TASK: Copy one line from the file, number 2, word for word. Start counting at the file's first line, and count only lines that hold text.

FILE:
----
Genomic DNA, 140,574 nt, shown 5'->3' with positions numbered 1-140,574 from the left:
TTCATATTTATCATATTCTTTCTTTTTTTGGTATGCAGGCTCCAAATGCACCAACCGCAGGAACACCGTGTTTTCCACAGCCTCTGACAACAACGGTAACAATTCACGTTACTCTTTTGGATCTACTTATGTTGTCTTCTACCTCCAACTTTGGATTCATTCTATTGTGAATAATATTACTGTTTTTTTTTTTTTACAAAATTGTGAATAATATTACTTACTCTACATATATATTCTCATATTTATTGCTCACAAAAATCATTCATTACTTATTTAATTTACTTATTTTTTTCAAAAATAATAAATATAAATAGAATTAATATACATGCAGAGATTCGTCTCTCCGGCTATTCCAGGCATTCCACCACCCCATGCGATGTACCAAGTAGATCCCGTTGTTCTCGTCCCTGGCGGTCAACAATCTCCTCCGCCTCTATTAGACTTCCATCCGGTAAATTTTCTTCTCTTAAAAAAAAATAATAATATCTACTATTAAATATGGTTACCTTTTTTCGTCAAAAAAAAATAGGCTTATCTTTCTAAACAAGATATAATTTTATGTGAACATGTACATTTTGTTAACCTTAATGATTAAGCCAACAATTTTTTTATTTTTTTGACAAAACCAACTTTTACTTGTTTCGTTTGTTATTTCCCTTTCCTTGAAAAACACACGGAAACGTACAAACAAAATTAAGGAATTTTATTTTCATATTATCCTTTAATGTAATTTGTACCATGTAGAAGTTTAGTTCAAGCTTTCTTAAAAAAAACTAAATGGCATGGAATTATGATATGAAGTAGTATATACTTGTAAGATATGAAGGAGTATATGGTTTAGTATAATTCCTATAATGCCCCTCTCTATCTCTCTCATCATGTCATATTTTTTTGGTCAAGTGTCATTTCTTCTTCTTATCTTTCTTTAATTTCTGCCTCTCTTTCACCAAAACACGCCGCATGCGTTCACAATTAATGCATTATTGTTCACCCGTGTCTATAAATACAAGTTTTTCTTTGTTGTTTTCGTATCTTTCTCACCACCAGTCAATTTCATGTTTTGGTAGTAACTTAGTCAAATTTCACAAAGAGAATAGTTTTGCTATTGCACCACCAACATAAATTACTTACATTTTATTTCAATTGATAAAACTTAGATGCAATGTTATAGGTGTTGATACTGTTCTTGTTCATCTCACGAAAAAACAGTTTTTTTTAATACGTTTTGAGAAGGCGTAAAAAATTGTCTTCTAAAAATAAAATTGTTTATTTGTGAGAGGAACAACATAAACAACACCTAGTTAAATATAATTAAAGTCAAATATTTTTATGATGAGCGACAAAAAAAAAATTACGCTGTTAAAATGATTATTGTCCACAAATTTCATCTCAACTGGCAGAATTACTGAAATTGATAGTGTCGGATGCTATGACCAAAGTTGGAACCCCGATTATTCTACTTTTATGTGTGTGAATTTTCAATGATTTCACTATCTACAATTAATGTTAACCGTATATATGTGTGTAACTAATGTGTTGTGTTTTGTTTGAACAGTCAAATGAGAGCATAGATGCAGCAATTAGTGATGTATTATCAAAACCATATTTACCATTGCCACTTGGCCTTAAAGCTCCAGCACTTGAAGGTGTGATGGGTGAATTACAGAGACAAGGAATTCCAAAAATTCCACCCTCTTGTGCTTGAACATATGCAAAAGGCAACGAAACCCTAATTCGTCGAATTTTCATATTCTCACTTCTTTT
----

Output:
TTCATATTTATCATATTCTTTCTTTTTTTGGTATGCAGGCTCCAAATGCACCAACCGCAGGAACACCGTGTTTTCCACAGCCTCTGACAACAACGGTAACAATTCACGTTACTCTTTTGGATCTACTTATGTTGTCTTCTACCTCCAACTTTGGATTCATTCTATTGTGAATAATATTACTGTTTTTTTTTTTTTACAAAATTGTGAATAATATTACTTACTCTACATATATATTCTCATATTTATTGCTCACAAAAATCATTCATTACTTATTTAATTTACTTATTTTTTTCAAAAATAATAAATATAAATAGAATTAATATACATGCAGAGATTCGTCTCTCCGGCTATTCCAGGCATTCCACCACCCCATGCGATGTACCAAGTAGATCCCGTTGTTCTCGTCCCTGGCGGTCAACAATCTCCTCCGCCTCTATTAGACTTCCATCCGGTAAATTTTCTTCTCTTAAAAAAAAATAATAATATCTACTATTAAATATGGTTACCTTTTTTCGTCAAAAAAAAATAGGCTTATCTTTCTAAACAAGATATAATTTTATGTGAACATGTACATTTTGTTAACCTTAATGATTAAGCCAACAATTTTTTTATTTTTTTGACAAAACCAACTTTTACTTGTTTCGTTTGTTATTTCCCTTTCCTTGAAAAACACACGGAAACGTACAAACAAAATTAAGGAATTTTATTTTCATATTATCCTTTAATGTAATTTGTACCATGTAGAAGTTTAGTTCAAGCTTTCTTAAAAAAAACTAAATGGCATGGAATTATGATATGAAGTAGTATATACTTGTAAGATATGAAGGAGTATATGGTTTAGTATAATTCCTATAATGCCCCTCTCTATCTCTCTCATCATGTCATATTTTTTTGGTCAAGTGTCATTTCTTCTTCTTATCTTTCTTTAATTTCTGCCTCTCTTTCACCAAAACACGCCGCATGCGTTCACAATTAATGCATTATTGTTCACCCGTGTCTATAAATACAAGTTTTTCTTTGTTGTTTTCGTATCTTTCTCACCACCAGTCAATTTCATGTTTTGGTAGTAACTTAGTCAAATTTCACAAAGAGAATAGTTTTGCTATTGCACCACCAACATAAATTACTTACATTTTATTTCAATTGATAAAACTTAGATGCAATGTTATAGGTGTTGATACTGTTCTTGTTCATCTCACGAAAAAACAGTTTTTTTTAATACGTTTTGAGAAGGCGTAAAAAATTGTCTTCTAAAAATAAAATTGTTTATTTGTGAGAGGAACAACATAAACAACACCTAGTTAAATATAATTAAAGTCAAATATTTTTATGATGAGCGACAAAAAAAAAATTACGCTGTTAAAATGATTATTGTCCACAAATTTCATCTCAACTGGCAGAATTACTGAAATTGATAGTGTCGGATGCTATGACCAAAGTTGGAACCCCGATTATTCTACTTTTATGTGTGTGAATTTTCAATGATTTCACTATCTACAATTAATGTTAACCGTATATATGTGTGTAACTAATGTGTTGTGTTTTGTTTGAACAGTCAAATGAGAGCATAGATGCAGCAATTAGTGATGTATTATCAAAACCATATTTACCATTGCCACTTGGCCTTAAAGCTCCAGCACTTGAAGGTGTGATGGGTGAATTACAGAGACAAGGAATTCCAAAAATTCCACCCTCTTGTGCTTGAACATATGCAAAAGGCAACGAAACCCTAATTCGTCGAATTTTCATATTCTCACTTCTTTT